The Choice Of Emptiness

These are excerpt from a little known but important book, The Choice of Emptiness by Jim Ralston.

We’ve published several chapters from this book before (Issue 86). Ralston’s story lives on in me, though; I’m moved, again and again, by his honesty, his passionate concern with real change, which always begin with ourselves.

A collection of essays, interspersed with journal fragments, about a man going through an emotional and spiritual coming-of-age, the book, Ralston says, emerged out of “a very difficult time in my life. My mother was dying. My best friend developed cancer. I was concerned with losing my children, losing m job, losing an intense love relationship. All connections to my past seemed to be disappearing.”

The second edition of The Choice Of Emptiness will be published this spring by the Adler Publishing Company, P.O. Box 9342, Rochester, New York 14604.

Our thanks to Jim Ralston for permission to reprint this.


(Canada — June 12)

— We have been in Canada two week now, and I am just beginning to grow my summer legs. The kids got here immediately, but for a while I felt like an outsider, an intruder into an innocent world. After all the drama of my last years’ life in Frostburg, nature felt to me disturbingly quiet and uncon­cerned. The sunshine, the wind, the summer shade of green and brown and blue, the wave against the shore, the birds singing at dawn and dusk—­everything felt distant, almost boring. I could see these things, and hear them, but I couldn’t feel them. There was no room inside—I was too full of me.

But now I watch myself beginning to soften into her bossom, and I am reminded of nature’s wonder­ful forgiveness of man’s forgetfulness of her, which is no more than man’s forgetfulness of himself. But I wonder if the patience will last forever, if someday I will come to Canada and she won’t be here anymore.

— There was a windstorm last night that made the lake wild and shook the cabin. This morning Holley and I take a walk and find a fallen nest of baby Orioles, the mother and father buzzing around in futile concern, all their Spring devotion coming to disaster in the crack of a tree limb.

We look inside the nest, while the parent squawk at us from a nearby tree . Three of the babies are dead, two are alive. Holley suggest we put the nest back into the tree. I wonder if it’s possible to mend thing that are broken, but she insists, we do the best we can, removing the dead birds, bal­ancing the nest between the trunk and the first big branch. Immediately the mother and father resume their feeding routine, first one, then the other flying off into the wood and returning with a grub or worm to put inside the surviving mouths. From a short distance, Holley and I watch most of the morn­ing, now feeling a part of the family, and responsible.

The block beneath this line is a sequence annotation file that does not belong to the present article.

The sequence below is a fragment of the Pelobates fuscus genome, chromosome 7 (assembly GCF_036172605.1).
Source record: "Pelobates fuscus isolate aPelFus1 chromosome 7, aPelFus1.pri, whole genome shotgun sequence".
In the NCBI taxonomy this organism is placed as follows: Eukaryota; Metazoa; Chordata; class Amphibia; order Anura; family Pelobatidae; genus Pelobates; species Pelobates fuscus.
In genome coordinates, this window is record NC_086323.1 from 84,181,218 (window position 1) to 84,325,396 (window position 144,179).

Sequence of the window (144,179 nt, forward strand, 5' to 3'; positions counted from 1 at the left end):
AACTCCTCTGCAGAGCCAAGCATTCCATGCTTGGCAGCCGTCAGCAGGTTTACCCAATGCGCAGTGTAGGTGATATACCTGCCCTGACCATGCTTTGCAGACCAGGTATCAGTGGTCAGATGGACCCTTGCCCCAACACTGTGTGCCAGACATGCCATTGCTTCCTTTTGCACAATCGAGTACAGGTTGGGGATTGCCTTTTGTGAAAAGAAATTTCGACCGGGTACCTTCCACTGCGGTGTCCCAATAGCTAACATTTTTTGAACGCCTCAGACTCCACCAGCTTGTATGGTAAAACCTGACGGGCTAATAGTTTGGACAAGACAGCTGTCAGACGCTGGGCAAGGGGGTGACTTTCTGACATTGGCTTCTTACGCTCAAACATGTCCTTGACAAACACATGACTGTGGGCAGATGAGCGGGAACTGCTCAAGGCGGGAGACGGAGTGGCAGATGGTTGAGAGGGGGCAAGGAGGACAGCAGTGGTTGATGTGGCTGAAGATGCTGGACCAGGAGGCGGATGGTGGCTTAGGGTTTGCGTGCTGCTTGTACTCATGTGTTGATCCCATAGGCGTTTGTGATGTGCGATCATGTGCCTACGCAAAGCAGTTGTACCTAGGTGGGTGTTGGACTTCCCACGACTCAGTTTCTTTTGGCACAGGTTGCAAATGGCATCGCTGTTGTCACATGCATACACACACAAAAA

After lunch we see the nest has fallen again. This time there is only one bird left inside. The other is gone and so are the parents. We put the nest back into the tree and wait to see what happen. Soon the father returns look briefly inside, then flies over to where Holley and I are sitting in the grass, chirps at us, and flies away. When we see he’s not coming back, we climb up the tree and look into the nest. The bird is dead, with it neck arched back and its mouth open in the feeding position.

Holley ask me if the baby died because the father flew away. I say I don’t know.


(June 26)

— Rereading Walden this morning (again in effort to get more in the woods than I presently am), I am moved by Thoreau’s injunction to simplify, simplify, simplify. He makes it sound so easy, but I know better. It is more a matter of consciousness than style. It is a matter of becoming deeply integrated, deeply comfortable with one’ s innerness.

I have talked a lot about wanting to simplify the details of my life, but the reason I have done so little is that the outside clutter keeps me distracted from my inner tension and confusion. Since I have come to Canada, there is part of every day during which I feel drearily bored, and another part during which I feel restless and irritability welling up inside me. My first inclination is to yell at the kid to relieve the tension (to put it outside me and inside them). But most of the time I see through this dog-kicking before I let myself get away with it. Or the kid will call me on it themselves, particularly Holley, who loathes to be scolded.

(She will say, “What’ wrong Daddy? Don’t you like me?”)

This restless irritability may surface in the morn­ing when I wake up perplexed by dark dreams; it may come in the afternoon when I’m lying on the beach, half bored, tired of reading, tired of thinking; it may come at night when Ty and Holley are at last asleep and I find myself alone with me, and nothing to do. But sure enough, some part of every day, it will be there, reminding me how much I am still unresolved inside, how blocked I am to my flow of energy.

I think the reason I’m willing to stay with these feeling (instead of running away from them, or venting them, or rationalizing them) has to do with a subtle change in my consciousness. Though part of me is still inclined to long for the stimulations and distraction (even the problem) of the cities, jobs, and all that “civilization,” a bigger part of me can’t fool itself now. I know these nagging feelings are in­side me, and anytime I stop the “world” to take a look, they will be there and I will be exposed. Whatever of the thousand of ways I choose to distract myself or to anesthetize myself, the boredom, the restlessness, the irritability will be lurk­ing underneath, waiting, demanding to be dealt with.

It now appears that I am almost ready to sit still and look at myself for just who I am. Perhaps this is the true beginning of meditation.

Man does not sprout wings until he is standing on the edge of the abys. Thus spoke Zarathustra.


(June 30)